Wednesday, January 06, 2010

Canada's streak stopped at five as USA becomes World Junior Champions

“We played Canadian hockey. We played gritty. We blocked shots. We back-checked … You learn from the best.”-- USA head coach Dean Blais, explaining the secret of their Gold Medal success.

When the youth of the hockey world gather again next in Buffalo, New York in December, the home side will be the defending champions, after the USA wrestled the World Junior championship away from Canada at a highly entertaining gold medal game on Tuesday night.

With what seemed almost to be a replay of the New Year's Eve classic match up between the two teams, the Americans held on during a frantic third period which saw them surrender a two goal lead, only to claim victory in the early stages of the overtime period.

For hockey fans it was everything you could have hoped for in a dramatic conclusion to a tournament which more often than not featured far too many blow outs for the good of a competitive game.

The juniors played the game at such a pace, that channel surfers checking out the NHL action on Tuesday night couldn't have helped but notice that the best examples of the passion, speed and urgency of the game was clearly best found in Saskatoon and nowhere else.

With both teams playing similar styles and many of the players familiar with each other from their junior hockey assignments, the final provided much of the same kind of flow that the Memorial Cup playoffs have, though with a few international twists thrown in to keep things a tad off kilter.

The Americans were portrayed at the start of the tournament as under dogs as they went up against a Canadian team that had made the Gold medal theirs over the last five consecutive years, yet they served notice on New Years Eve, that they were a force to be reckoned with.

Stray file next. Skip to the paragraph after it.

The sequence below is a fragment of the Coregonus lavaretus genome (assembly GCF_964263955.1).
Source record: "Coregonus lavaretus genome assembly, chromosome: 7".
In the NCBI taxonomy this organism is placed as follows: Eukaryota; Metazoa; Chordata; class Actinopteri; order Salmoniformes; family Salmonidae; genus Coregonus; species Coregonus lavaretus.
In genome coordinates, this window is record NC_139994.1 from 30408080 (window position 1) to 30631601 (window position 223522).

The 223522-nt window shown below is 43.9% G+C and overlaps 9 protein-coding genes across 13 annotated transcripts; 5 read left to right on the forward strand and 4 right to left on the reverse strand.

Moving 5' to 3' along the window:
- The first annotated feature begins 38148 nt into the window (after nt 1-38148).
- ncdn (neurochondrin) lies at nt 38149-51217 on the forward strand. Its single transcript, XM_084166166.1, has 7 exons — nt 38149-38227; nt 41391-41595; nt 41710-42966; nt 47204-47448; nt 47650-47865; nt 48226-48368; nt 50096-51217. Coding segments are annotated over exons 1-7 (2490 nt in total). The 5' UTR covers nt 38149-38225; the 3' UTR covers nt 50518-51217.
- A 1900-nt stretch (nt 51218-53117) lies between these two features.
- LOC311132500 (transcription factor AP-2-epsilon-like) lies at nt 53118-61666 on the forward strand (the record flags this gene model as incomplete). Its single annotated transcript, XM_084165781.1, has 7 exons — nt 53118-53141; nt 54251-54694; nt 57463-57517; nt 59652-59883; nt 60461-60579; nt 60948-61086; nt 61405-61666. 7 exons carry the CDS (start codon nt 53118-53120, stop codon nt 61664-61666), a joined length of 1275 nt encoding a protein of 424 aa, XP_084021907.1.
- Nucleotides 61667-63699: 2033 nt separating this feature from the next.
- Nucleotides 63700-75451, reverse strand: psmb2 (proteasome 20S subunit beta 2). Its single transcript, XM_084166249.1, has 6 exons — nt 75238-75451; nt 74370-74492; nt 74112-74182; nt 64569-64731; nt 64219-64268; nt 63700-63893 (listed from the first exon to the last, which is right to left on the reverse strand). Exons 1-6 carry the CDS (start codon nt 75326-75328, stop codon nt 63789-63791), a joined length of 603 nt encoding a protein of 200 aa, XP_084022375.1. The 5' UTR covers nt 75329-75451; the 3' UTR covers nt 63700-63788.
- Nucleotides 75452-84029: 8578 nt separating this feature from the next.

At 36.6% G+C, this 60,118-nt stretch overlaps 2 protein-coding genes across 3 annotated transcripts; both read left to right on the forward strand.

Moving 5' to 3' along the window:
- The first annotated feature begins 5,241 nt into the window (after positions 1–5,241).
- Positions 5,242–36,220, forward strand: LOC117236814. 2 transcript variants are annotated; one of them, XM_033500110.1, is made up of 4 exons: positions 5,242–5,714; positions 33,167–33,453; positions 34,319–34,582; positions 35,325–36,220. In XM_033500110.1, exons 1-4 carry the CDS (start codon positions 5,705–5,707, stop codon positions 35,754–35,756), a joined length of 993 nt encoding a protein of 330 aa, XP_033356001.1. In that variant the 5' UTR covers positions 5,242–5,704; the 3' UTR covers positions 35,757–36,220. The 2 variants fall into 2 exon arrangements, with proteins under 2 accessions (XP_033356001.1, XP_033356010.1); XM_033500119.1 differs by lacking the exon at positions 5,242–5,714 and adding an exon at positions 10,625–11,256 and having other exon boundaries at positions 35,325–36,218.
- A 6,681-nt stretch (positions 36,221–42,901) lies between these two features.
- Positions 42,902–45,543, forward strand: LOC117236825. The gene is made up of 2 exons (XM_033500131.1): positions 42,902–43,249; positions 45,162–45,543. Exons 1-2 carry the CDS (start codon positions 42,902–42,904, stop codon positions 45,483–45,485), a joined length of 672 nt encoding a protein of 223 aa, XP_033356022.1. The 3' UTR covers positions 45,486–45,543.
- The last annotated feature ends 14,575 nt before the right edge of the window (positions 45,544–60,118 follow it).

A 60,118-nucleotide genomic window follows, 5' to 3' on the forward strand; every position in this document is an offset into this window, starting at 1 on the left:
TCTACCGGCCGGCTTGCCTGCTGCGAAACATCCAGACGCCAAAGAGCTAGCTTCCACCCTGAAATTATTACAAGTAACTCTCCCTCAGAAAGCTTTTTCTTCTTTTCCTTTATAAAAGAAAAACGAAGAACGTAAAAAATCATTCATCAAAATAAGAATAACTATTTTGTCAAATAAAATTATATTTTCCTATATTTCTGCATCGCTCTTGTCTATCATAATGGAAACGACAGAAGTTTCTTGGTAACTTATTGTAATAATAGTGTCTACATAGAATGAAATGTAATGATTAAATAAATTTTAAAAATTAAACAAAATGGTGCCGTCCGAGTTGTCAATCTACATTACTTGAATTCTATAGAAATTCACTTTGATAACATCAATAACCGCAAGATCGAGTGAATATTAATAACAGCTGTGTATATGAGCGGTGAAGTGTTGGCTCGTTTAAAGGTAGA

Tuesday, they took the play to Canada early on, setting the pace and tone for the game and taking Canada out of their normal rhythm of play. Their transition game was superior to Canada's, they played the physical game as well as Canada did and while they too made their fair share of glaring errors whether in the form of misguided passes, poor defensive play or suspect goal tending and bad penalties, in the end their miscues did not hurt them as bad as those made by the team in red and white.

Canada, which had scored at will when facing the lesser talented squads of Latvia, Switzerland and Slovakia suddenly found that gaining just that one more goal to win was in the end beyond their reach.

That early run of sideshow hockey at the start of the tournament perhaps came back to bite the Canadians a bit, never really tested in the tournament until that match up on New Years Eve, they didn't seem to develop until the third period the same sense of urgency that the Americans had from the opening face off.

And while Canada once again provided the storyline of the team that never quits, this time there would be no miracle finish to secure the gold, and as Canadians bemoan the open nets missed or the rattled goal posts, it does seem that by sheer perseverance the right team on this night won the medal that everyone wants.